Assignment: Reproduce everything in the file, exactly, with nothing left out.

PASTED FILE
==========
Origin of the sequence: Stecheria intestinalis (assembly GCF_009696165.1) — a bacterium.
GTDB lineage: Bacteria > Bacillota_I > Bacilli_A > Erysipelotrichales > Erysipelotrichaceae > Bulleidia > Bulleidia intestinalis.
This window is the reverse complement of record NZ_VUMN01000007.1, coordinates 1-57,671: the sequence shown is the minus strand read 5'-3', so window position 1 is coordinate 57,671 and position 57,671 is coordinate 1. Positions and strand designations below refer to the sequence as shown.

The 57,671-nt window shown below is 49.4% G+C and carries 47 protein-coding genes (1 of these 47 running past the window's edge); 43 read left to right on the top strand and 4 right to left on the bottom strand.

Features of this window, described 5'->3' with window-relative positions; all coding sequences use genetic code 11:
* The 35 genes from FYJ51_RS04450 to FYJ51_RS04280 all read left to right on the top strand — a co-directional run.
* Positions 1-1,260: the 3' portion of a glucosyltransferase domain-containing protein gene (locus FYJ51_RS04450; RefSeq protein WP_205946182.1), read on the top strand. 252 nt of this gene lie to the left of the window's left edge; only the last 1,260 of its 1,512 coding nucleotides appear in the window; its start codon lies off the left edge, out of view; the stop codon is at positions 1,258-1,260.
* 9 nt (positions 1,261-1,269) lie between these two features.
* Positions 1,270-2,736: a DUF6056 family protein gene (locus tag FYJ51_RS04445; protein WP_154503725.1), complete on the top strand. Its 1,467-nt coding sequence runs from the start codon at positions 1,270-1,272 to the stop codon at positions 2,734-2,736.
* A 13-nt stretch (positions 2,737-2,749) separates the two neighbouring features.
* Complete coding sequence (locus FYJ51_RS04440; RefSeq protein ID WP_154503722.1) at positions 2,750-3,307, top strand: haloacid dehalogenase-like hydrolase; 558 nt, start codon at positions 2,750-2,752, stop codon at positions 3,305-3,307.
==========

Origin of the sequence: Stecheria intestinalis (assembly GCF_009696165.1) — a bacterium.
GTDB lineage: Bacteria > Bacillota_I > Bacilli_A > Erysipelotrichales > Erysipelotrichaceae > Bulleidia > Bulleidia intestinalis.
This window is the reverse complement of record NZ_VUMN01000007.1, coordinates 1-57,671: the sequence shown is the minus strand read 5'-3', so window position 1 is coordinate 57,671 and position 57,671 is coordinate 1. Positions and strand designations below refer to the sequence as shown.

The 57,671-nt window shown below is 49.4% G+C and carries 47 protein-coding genes (1 of these 47 running past the window's edge); 43 read left to right on the top strand and 4 right to left on the bottom strand.

Features of this window, described 5'->3' with window-relative positions; all coding sequences use genetic code 11:
* The 35 genes from FYJ51_RS04450 to FYJ51_RS04280 all read left to right on the top strand — a co-directional run.
* Positions 1-1,260: the 3' portion of a glucosyltransferase domain-containing protein gene (locus FYJ51_RS04450; RefSeq protein WP_205946182.1), read on the top strand. 252 nt of this gene lie to the left of the window's left edge; only the last 1,260 of its 1,512 coding nucleotides appear in the window; its start codon lies off the left edge, out of view; the stop codon is at positions 1,258-1,260.
* 9 nt (positions 1,261-1,269) lie between these two features.
* Positions 1,270-2,736: a DUF6056 family protein gene (locus tag FYJ51_RS04445; protein WP_154503725.1), complete on the top strand. Its 1,467-nt coding sequence runs from the start codon at positions 1,270-1,272 to the stop codon at positions 2,734-2,736.
* A 13-nt stretch (positions 2,737-2,749) separates the two neighbouring features.
* Complete coding sequence (locus FYJ51_RS04440; RefSeq protein ID WP_154503722.1) at positions 2,750-3,307, top strand: haloacid dehalogenase-like hydrolase; 558 nt, start codon at positions 2,750-2,752, stop codon at positions 3,305-3,307.